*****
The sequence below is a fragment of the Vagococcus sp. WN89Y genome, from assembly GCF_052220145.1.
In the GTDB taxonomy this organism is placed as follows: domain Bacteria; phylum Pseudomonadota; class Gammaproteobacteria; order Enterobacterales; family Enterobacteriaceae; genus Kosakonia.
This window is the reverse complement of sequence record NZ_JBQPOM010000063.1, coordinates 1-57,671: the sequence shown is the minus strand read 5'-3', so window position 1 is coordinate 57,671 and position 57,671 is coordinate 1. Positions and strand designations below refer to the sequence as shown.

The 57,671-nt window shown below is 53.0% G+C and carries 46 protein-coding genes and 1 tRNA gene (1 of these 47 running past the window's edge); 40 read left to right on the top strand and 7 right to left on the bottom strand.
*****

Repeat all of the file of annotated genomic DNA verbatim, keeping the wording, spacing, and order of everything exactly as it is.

The sequence below is a fragment of the Vagococcus sp. WN89Y genome, from assembly GCF_052220145.1.
In the GTDB taxonomy this organism is placed as follows: domain Bacteria; phylum Pseudomonadota; class Gammaproteobacteria; order Enterobacterales; family Enterobacteriaceae; genus Kosakonia.
This window is the reverse complement of sequence record NZ_JBQPOM010000063.1, coordinates 1-57,671: the sequence shown is the minus strand read 5'-3', so window position 1 is coordinate 57,671 and position 57,671 is coordinate 1. Positions and strand designations below refer to the sequence as shown.

The 57,671-nt window shown below is 53.0% G+C and carries 46 protein-coding genes and 1 tRNA gene (1 of these 47 running past the window's edge); 40 read left to right on the top strand and 7 right to left on the bottom strand.